African Fabrics

My older sister lives in Gabon with her husband and three kids.  They live a life in which every weekend they are here:


Yeah, rough, right??  My twin sister, Cate, recently went for a three week visit. The country is amazingly beautiful. A good portion of it is a natural reserve and so she saw things like this:


Not to mention the jungle goes right up to the ocean so you see animals enjoying the surf.


But on to what we all really care about… fabric! My sisters were kind enough to gather a number of yards for their fabric addicted sister. It’s all so beautiful and inspirational!

Fabrics in Bag

Some that I think will have to be whole cloth quilts. I can’t cut into the amazing large scale designs.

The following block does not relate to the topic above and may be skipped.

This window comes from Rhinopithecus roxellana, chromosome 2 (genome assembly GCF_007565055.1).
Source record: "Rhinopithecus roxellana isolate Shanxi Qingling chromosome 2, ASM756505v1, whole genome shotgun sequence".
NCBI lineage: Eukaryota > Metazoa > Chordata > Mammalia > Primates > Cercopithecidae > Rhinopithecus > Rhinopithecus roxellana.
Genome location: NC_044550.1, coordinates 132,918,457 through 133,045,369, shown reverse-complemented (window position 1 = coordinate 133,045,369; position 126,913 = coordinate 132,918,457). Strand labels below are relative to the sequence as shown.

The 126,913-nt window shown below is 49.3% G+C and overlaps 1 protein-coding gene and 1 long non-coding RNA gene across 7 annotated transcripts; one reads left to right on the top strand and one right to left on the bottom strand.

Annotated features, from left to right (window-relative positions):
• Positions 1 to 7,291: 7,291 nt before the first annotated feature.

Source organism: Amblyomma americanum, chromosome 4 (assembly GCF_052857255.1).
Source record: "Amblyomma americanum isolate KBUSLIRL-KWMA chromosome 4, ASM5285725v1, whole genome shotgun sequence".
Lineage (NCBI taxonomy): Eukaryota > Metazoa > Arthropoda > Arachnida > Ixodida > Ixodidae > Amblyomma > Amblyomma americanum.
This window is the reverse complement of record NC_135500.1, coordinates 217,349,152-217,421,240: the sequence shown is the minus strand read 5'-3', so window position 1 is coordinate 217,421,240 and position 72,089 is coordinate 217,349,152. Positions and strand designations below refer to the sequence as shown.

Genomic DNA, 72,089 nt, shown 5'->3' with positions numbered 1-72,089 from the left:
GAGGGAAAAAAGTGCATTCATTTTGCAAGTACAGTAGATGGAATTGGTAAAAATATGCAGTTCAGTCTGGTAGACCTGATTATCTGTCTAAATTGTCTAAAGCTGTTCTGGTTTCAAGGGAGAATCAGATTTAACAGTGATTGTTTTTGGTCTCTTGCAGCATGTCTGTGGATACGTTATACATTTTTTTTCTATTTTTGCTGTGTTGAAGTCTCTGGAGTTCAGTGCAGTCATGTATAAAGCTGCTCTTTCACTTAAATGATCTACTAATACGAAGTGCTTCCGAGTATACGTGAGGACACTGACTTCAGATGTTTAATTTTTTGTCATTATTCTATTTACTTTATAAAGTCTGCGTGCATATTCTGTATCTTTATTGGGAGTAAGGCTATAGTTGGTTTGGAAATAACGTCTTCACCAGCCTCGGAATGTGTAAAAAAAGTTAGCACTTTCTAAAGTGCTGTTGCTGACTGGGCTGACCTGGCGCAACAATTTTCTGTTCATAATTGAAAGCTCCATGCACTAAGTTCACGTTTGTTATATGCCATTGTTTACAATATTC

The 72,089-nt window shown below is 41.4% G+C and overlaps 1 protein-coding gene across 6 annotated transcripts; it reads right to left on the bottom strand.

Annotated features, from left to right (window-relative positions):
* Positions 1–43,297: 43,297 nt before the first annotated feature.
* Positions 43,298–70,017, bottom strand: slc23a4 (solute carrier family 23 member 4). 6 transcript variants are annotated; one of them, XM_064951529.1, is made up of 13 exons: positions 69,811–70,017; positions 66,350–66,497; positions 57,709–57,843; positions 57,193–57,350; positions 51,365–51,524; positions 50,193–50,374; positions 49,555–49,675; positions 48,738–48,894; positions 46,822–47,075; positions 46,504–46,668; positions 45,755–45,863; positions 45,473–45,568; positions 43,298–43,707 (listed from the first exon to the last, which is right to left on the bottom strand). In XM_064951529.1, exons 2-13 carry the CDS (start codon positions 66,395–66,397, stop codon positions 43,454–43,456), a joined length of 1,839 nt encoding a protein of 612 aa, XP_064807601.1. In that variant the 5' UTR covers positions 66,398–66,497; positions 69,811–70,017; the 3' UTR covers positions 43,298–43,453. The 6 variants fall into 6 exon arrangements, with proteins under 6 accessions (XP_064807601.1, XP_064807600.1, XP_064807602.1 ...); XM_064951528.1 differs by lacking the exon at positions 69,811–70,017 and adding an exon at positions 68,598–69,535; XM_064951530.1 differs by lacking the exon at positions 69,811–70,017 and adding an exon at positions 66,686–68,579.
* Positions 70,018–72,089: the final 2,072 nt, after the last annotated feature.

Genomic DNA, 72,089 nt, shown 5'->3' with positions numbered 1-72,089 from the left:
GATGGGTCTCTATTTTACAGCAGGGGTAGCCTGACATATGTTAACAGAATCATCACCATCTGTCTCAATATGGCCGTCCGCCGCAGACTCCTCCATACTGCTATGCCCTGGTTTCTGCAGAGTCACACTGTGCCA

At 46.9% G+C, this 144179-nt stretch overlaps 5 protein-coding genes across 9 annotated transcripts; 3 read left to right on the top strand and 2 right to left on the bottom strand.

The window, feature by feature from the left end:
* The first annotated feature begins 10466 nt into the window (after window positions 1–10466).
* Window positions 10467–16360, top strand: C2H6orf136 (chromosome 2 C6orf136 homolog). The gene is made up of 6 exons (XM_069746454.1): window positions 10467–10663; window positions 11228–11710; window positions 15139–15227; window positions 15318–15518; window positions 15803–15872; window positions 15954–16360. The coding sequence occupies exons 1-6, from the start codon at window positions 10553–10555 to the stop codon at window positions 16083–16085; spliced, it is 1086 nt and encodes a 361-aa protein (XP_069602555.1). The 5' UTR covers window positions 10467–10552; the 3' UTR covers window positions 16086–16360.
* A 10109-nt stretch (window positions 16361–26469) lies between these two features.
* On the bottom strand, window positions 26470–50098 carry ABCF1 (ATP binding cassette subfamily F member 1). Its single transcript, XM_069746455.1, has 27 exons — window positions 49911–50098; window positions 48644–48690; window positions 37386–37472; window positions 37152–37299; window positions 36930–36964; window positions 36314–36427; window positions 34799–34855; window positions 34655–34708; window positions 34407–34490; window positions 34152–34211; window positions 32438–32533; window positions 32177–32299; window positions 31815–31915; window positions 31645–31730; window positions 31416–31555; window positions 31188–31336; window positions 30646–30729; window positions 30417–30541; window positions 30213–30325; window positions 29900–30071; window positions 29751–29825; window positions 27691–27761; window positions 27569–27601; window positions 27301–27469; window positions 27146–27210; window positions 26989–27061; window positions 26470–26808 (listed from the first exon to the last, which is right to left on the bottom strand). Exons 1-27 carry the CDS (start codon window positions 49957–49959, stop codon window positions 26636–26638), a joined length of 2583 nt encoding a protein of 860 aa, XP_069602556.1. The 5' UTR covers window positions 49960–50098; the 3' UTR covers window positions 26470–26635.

Large Scale Pattens

Some home dec. weight:

Home Dec

Some great repeats:


And check out the selvedges:


I have done a bit of reading on how to lock inks in fabric but if any of you have any tips I’m all ears! Definitely going to be going against my usual no prewashing laziness with these. I want them to last and the colors to hold so please do comment if you’ve got suggestions!

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  • Rossie

    May 12, 2010 at 8:20 am | Reply

    My grandma gave me some scraps of african prints a few years ago. I mixed them in with some feedsacks for a pretty cool result. Can’t wait to see what you make!

  • Molly

    May 12, 2010 at 9:21 am | Reply